1 May 2017, 10:23 a.m.
A WOMAN who launched a campaign to support women victims of pelvic mesh and hold Australian health regulators to account has won two awards for consumer health advocacy.
Australian Pelvic Mesh Support Group founder Caz Chisholm received the Western Australian Health Consumers Council health consumers award and the Rosemary Caithness Award for outstanding service to health consumers after a campaign, supported by the Newcastle Herald, for a Senate inquiry into pelvic mesh.
Winner: Australian Pelvic Mesh Support Group founder Caz Chisholm with two health consumer awards received for her work since 2014 campaigning for victims of pelvic mesh.
Ms Chisholm’s group jumped from 39 members in early 2015 to more than 600 by Thursday when she received the awards, only days before International Mesh Awareness Day on Monday, May 1. The day was initiated by mesh support groups in countries including Australia, America, New Zealand, Great Britain and European countries including the Netherlands. In America alone more than 125,000 women have initiated legal action against mesh manufacturers after they were implanted with transvaginal mesh (surgery through the vagina rather than the abdomen) after post-childbirth complications.
An American woman on Friday was awarded $20 million compensation for complications after mesh surgery in 2007 using a Johnson & Johnson transvaginal mesh. In Australia 450 women have joined a class action against Johnson & Johnson, another 350 women have joined a class action against a second American device manufacturer, and more than 1000 women in total have complained of serious injuries after mesh surgery.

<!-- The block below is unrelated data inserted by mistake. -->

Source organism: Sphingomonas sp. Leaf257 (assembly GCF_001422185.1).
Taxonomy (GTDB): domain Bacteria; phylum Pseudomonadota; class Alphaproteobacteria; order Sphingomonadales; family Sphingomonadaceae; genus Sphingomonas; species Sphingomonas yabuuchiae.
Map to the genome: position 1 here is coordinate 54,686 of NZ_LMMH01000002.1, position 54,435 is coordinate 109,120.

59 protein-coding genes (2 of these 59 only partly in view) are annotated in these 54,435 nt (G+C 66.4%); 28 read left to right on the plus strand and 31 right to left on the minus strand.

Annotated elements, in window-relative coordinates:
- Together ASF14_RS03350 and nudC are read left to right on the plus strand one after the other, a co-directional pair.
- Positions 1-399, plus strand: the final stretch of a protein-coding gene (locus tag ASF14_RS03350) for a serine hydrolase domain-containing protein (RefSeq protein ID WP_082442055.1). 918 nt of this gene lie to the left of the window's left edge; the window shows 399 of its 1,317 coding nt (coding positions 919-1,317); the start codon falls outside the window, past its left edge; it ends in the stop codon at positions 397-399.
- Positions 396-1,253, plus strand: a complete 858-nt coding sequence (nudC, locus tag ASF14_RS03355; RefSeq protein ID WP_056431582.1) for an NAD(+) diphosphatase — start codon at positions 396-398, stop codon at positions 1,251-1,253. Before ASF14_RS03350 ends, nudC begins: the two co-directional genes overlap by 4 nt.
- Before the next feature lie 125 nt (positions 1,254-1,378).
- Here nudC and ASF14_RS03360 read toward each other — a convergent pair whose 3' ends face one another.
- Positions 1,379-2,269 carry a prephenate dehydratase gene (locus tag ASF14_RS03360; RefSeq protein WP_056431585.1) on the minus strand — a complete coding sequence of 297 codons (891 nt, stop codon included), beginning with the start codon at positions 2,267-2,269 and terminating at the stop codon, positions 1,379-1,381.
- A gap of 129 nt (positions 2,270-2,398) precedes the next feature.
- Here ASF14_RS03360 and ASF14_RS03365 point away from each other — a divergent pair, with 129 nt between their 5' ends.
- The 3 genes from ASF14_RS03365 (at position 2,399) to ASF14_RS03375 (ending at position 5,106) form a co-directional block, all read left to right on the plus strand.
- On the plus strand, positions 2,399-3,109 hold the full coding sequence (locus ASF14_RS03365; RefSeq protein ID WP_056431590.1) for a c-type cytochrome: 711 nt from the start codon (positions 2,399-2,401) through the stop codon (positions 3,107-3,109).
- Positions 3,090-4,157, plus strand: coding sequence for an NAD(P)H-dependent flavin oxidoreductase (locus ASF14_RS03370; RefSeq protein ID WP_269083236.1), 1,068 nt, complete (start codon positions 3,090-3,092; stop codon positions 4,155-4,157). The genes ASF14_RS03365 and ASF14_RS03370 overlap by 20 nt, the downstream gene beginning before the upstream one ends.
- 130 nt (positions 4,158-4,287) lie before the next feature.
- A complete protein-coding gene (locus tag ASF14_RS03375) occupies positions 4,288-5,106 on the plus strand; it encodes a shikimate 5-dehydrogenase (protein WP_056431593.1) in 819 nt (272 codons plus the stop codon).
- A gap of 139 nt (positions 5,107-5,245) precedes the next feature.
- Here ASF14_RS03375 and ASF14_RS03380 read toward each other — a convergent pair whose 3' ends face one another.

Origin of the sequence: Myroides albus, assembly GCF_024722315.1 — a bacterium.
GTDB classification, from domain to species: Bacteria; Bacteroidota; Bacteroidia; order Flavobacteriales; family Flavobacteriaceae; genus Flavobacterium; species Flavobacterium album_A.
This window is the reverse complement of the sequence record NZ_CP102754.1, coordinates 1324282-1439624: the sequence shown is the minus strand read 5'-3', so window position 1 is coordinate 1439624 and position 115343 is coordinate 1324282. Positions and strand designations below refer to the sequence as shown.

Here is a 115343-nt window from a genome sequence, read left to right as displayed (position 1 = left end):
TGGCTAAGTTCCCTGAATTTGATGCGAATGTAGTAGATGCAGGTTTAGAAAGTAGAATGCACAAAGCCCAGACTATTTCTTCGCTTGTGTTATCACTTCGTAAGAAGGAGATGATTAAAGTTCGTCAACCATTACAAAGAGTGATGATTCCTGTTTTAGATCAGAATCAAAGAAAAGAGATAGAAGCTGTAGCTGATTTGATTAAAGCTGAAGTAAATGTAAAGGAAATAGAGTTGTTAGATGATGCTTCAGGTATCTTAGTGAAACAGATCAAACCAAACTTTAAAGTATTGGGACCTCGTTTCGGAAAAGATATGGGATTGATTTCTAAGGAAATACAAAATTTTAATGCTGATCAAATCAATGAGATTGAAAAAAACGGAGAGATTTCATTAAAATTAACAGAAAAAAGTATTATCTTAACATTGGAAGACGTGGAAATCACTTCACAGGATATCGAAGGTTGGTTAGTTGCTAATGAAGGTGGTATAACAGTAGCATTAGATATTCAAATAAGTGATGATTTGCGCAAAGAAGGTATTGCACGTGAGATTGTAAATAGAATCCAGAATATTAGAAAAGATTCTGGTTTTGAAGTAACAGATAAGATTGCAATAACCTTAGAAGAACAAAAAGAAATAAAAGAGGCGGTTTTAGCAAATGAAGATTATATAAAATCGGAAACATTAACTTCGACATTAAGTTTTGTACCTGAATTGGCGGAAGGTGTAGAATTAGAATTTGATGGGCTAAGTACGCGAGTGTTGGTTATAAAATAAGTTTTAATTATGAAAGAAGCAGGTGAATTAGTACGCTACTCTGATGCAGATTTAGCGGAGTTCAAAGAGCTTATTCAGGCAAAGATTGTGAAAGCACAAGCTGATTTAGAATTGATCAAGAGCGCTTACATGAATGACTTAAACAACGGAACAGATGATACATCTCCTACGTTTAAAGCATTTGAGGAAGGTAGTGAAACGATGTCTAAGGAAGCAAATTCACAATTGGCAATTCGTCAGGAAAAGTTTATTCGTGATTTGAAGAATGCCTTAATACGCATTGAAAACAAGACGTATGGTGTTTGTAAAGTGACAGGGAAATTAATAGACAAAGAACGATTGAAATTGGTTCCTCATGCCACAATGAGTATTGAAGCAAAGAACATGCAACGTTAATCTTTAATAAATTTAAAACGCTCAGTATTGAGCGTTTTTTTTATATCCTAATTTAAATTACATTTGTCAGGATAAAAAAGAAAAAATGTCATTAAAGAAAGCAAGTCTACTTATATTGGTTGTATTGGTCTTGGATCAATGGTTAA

Ms Chisholm said she was “thrilled and honored to receive these awards as this represents the acknowledgement of all women suffering from the devastating effects of mesh”.
“What we seek first and foremost is recognition of our pain and suffering because most of us have been ignored by doctors, and when we do present with complications we are told they are caused by anything other than mesh,” Ms Chisholm said.
“Yet when women join the support group and they read about the same complications as others, they breathe a sign of relief and often cry because finally they have the recognition that they are not imagining their pain and they are not going crazy.
“They realise their pain is real and their pain is from mesh.”
Western Australian Health Consumers Council executive director Pip Brennan said Ms Chisholm’s double win of the two most prestigious consumer health awards recognised her tireless advocacy for mesh victims and outstanding work on giving them a voice.
“The use of mesh is now the subject of a federal Senate inquiry, which is taking submissions until May 31, and the inquiry’s title is ‘Number of women in Australia who have had transvaginal mesh implants and related matters’. This highlights that we simply don’t know how many women have had these implants, and how many of them have suffered complications,” Ms Brennan said.
“Caz Chisholm has spent significant time and energy raising awareness for women about the issue and providing essential peer support. She was also directly responsible for ensuring that the Senate inquiry was successfully advocated by Senator Derryn Hinch.”
In 2016 Australia’s peak health regulator for medical devices, the Therapeutic Goods Administration, quietly placed on its website a list of at least 30 known complications following pelvic mesh surgery, after TGA executives met with Ms Chisholm and other support group members.
The complications include punctures of vessels, nerves, structures or organs including the bladder, urethra or bowel; foreign body response including erosion of mesh into the vagina, bladder or bowel; chronic infections; acute or chronic pain; pain during intercourse; temporary or permanent inability to void via the lower urinary tract; bleeding; chronic pain in the groin, thigh, leg or abdomen; atypical vaginal discharge; exposed mesh may cause pain to the patient’s partner during intercourse and abscess.